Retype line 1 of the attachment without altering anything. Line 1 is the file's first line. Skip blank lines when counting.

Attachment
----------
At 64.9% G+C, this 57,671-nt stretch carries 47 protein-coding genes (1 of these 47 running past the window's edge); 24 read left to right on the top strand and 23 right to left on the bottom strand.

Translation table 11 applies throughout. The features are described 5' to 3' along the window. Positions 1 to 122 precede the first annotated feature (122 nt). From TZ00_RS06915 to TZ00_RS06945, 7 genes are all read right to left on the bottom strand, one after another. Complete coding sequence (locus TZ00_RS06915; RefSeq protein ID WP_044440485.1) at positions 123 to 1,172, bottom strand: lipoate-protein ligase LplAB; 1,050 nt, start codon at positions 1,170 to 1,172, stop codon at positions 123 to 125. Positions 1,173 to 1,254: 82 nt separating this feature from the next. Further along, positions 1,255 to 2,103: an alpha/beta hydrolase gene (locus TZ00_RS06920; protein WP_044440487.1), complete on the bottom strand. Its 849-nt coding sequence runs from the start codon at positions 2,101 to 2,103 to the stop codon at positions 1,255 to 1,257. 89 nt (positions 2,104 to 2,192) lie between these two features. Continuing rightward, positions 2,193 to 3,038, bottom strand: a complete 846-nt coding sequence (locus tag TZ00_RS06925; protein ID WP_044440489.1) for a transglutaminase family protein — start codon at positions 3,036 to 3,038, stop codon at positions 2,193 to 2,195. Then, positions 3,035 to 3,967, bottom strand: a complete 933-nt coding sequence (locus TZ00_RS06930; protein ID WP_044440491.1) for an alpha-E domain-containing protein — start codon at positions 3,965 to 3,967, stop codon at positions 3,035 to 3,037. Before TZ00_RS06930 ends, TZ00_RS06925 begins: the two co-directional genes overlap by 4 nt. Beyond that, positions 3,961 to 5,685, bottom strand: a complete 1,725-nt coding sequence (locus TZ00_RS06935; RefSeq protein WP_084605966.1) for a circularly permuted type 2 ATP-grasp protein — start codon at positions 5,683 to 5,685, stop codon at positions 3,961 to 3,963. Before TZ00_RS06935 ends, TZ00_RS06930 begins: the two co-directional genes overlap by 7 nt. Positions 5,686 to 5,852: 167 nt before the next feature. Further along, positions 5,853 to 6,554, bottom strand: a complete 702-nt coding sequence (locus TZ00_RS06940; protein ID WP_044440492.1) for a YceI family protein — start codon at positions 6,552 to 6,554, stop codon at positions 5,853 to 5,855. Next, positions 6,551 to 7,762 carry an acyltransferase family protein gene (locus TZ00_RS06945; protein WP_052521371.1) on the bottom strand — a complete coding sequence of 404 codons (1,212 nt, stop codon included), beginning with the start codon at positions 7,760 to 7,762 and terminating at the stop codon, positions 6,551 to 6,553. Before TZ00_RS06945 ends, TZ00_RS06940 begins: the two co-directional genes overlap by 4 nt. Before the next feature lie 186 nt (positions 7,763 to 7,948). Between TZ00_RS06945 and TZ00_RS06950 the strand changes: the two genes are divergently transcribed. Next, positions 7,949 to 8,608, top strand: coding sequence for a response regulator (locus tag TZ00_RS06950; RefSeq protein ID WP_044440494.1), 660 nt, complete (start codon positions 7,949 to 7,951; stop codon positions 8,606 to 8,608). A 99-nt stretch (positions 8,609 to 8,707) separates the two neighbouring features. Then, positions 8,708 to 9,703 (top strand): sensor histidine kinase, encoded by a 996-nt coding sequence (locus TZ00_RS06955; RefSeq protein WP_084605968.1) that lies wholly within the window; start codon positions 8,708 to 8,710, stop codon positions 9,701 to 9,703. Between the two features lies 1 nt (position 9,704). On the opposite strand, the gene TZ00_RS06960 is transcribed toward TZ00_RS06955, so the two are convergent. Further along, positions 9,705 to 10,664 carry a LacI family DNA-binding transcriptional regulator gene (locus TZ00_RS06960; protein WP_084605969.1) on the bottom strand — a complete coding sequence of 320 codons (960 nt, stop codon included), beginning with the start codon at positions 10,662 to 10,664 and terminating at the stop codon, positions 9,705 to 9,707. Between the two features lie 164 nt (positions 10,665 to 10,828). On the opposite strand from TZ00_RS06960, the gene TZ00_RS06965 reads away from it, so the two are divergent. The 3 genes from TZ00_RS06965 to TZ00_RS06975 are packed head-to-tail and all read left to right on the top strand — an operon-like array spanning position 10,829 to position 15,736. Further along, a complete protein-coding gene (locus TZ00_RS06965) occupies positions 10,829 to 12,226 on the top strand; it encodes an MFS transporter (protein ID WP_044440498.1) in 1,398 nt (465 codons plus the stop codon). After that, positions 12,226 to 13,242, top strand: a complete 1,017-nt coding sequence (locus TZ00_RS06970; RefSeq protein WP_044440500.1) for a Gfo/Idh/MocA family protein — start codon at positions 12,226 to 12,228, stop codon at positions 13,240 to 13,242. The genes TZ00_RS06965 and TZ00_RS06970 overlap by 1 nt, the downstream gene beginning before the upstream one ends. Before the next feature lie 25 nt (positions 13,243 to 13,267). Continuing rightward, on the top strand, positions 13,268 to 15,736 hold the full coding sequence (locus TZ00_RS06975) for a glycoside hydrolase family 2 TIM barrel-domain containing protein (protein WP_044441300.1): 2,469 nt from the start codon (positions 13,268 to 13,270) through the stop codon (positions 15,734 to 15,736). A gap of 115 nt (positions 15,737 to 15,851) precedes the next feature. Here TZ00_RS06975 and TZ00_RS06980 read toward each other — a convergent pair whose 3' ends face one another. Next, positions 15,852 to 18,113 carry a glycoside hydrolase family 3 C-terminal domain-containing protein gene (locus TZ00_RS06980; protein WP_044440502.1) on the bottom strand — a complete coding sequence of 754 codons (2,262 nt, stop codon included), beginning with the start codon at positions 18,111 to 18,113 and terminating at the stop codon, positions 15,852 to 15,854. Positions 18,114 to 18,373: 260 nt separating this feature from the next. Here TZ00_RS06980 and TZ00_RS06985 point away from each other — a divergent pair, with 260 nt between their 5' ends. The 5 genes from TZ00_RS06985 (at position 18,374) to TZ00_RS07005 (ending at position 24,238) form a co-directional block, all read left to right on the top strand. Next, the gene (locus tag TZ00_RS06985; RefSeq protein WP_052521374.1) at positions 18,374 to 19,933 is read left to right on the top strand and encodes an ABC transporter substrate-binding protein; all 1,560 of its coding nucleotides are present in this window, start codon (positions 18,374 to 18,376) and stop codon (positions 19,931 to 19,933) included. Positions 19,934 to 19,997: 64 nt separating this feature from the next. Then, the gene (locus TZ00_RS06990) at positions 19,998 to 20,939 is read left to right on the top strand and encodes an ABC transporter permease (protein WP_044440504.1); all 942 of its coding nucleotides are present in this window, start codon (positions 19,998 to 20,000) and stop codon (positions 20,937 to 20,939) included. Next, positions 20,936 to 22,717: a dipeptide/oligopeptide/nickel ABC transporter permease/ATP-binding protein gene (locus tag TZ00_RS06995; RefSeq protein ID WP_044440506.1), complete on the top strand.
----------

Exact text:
At 64.9% G+C, this 57,671-nt stretch carries 47 protein-coding genes (1 of these 47 running past the window's edge); 24 read left to right on the top strand and 23 right to left on the bottom strand.